North West Namibia 1: Skeleton Coast and Damaraland

Skeleton Coast,
NW Namibia

The Skeleton Coast stretches from Sandwich Harbour south of Swakopmund right up to the Kunene River which forms the border with Angola. Apart from the area surrounding Swakopmund and Walvis Bay and a few other very small settlements it is all protected for diamond mining … the so-called Forbidden Area or Sperrgebeit. Permits required for some sections and others only accessible as part of a tour with a registered concession holder. It consists of two million hectares of dunes and gravel plains which receive virtually no rain and only collect moisture from the frequent mists and fogs. We’ve travelled down to Sandwich Harbour, now we are about to go as far north along the coast as we are able to travel without joining a tour then we’ll travel inland up to the Kunene River on the Angolan border in our exploration of this very dry and remote corner of Namibia. It’s a very sparsely populated area so it’s good to be travelling with Jared and Jen  providing back up support for each other.

We leave the bitumen behind very soon after we drive north from Swakopmund. We won’t be seeing bitumen again for quite a while and possibly no shops so hopefully we have enough supplies. This is an excellent road though, oil has been poured onto compressed sand and the firm level surface provides a great drive and we can gaze out at the ocean and the desert as we travel north. It’s fairly calm today but this coastline has often proved treacherous with many ships wrecked along the coast over many years … hence the name, the Skeleton Coast. We pull over at a couple of rest stops and explore an old wreck at one of these, an Angolan fishing boat. At another stop Paul notes the numerous mussel shells strewn about by seagulls and other visitors and figures there are probably plenty of live mussels attached to the kelp lining the shore. In a very short time he gathers more than enough for our evening meal.

Mid afternoon we reach the seal colony at Cape Cross. It’s controlled by the national parks and while I wondered why we needed to pay to see seals when we have seen them before the sight of tens of thousands of seals lounging around on the rocks or swimming in the surf was amazing and well worth the visit.

The country along this part of the coast is very flat and we want to get out of sight for a bush camp so we take one of the few side tracks for a few kilometres until we reach a fold in the landscape where we set up camp. The land is rocky and almost barren but a few very hardy small plants hang on and a couple of curious jackal circles our camp but remain very wary of us. The peace is wonderful, after dinner we gaze at the stars and listen to the far off rumble of the waves breaking on the shore, enjoying the isolation on the desolate, but somehow dramatic coastline.

The drive next day is similar until we reach the south gate of the Skeleton Coast National Park around mid-afternoon. We have our permit to enter the park but no camping is allowed except for few months over the summer and we will need to show our permit when we exit so a bush camp inside the park is not an option. We want a full day for the transit through the park so we can see as much as possible so we won’t enter until tomorrow.  We head inland along the southern border of the national park without passing through the gate travelling next to the Ugab River, the same river we drove along north of the Brandberg. Once again we enjoy our bush camp, this time looking down into the dry river bed. Elephants sometimes frequent this area but the river is dry and the only animals we see are more jackals.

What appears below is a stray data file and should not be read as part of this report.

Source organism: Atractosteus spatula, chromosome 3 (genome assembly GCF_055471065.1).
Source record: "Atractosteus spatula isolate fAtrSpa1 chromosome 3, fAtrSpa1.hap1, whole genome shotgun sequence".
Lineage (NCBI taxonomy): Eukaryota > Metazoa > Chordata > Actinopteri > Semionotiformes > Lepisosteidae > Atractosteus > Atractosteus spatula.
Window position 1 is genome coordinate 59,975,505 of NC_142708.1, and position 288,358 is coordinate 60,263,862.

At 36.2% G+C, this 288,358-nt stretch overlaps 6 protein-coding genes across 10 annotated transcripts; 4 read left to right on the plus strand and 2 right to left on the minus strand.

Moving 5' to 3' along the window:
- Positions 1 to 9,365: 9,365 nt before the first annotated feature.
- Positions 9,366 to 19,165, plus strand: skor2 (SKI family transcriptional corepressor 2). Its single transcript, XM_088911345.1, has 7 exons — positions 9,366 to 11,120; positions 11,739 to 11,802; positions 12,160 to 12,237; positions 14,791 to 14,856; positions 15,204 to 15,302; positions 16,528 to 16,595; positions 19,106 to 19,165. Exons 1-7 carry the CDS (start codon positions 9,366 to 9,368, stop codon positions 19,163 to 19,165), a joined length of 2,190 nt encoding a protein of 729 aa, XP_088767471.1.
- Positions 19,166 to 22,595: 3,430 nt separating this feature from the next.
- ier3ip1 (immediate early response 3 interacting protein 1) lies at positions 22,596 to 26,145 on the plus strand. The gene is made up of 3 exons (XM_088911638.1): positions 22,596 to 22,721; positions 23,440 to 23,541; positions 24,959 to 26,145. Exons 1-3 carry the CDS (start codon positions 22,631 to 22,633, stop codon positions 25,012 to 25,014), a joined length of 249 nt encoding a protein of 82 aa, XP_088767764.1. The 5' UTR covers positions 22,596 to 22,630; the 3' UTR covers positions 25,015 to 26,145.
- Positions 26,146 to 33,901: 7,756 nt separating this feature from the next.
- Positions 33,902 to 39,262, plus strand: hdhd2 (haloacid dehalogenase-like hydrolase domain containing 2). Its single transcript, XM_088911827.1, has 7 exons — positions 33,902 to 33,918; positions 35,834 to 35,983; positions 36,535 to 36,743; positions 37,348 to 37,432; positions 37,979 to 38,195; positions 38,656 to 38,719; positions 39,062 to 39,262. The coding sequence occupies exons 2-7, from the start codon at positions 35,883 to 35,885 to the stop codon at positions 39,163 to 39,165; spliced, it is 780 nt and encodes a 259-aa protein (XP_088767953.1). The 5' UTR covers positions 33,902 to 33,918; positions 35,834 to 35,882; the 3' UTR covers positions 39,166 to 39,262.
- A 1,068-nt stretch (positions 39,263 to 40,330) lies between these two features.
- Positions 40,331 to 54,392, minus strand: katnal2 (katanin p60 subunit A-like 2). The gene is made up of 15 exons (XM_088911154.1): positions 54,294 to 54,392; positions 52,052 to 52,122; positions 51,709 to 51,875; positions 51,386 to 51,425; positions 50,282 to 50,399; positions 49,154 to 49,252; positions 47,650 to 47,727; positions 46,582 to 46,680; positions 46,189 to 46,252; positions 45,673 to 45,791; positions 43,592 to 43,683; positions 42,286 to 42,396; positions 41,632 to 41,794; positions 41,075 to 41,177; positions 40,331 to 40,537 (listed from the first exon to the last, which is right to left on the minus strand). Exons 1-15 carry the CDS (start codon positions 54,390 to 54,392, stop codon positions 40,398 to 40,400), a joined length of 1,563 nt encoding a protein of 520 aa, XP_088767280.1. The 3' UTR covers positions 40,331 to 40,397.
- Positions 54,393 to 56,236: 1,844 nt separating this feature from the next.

Our day in the Skeleton Coast Park is a very full one. We follow the main road that transits the park for most of the day but we have obtained a permit which allows us to travel further north along the coast past Torra Bay camp (only open in December and January) and as far as Terrace Bay which has a variety of accommodation, but no camping. A few small waterholes in one of the otherwise dry river beds support some game and we see several Oryx. Perennial water in this desert is extremely rare and amazing to see. At Terrace Bay we drive along the beach front searching unsuccessfully for a wreck marked on our map and inadvertently returning to the main road by driving along the runway of the airstrip. The landcruiser is far too slow for take off though so we remain firmly planted in the ground. A short loop drive behind the settlement takes us through dunes and provides some great views of the settlement and the desert as it sweeps down to the sea.

Back on the transit road we turn east toward the Springbokwasser gate. As we leave the coast the landscape changes again and the hills and the vegetation, mainly grasses, increase. In the late afternoon the colours intensify and even though we are nearing the time we need to exit the park we have to pause at the top of crests to admire the vast view in front of us. We had thought we would have another bush camp but the campsite outside the gate is convenient and even though it is right next to the road there will be no passing traffic so it offers another peaceful night. It was a good decision as I hear a hissing and discover we have very recently punctured a tyre. It’s soon changed but wear on the tyre suggests we’ll need to replace it soon.

Inland from the Skeleton Coast lie the tribal areas of Damaraland and the Kaokoveld. We’ve already visited part of Damaraland when we were at Spitzkoppe and the Brandberg but we have yet to visit Twyfelfontein (Doubtful Spring) which has one of the most extensive rock art galleries in the continent. A bush camp would be nice but most of the area is in conservation zones with no camping signs so we find a nice spot in the Abadi campground. We’ve got shade, power, a bar and great toilets and showers which are mainly made from local materials with taps sprouting from trees, shower heads either a pipe providing a single stream of water or pushing it through an empty water bottle with holes in its base, walls made of light branches bound together and no roofs so you can see the blue sky in the day time and stars at night.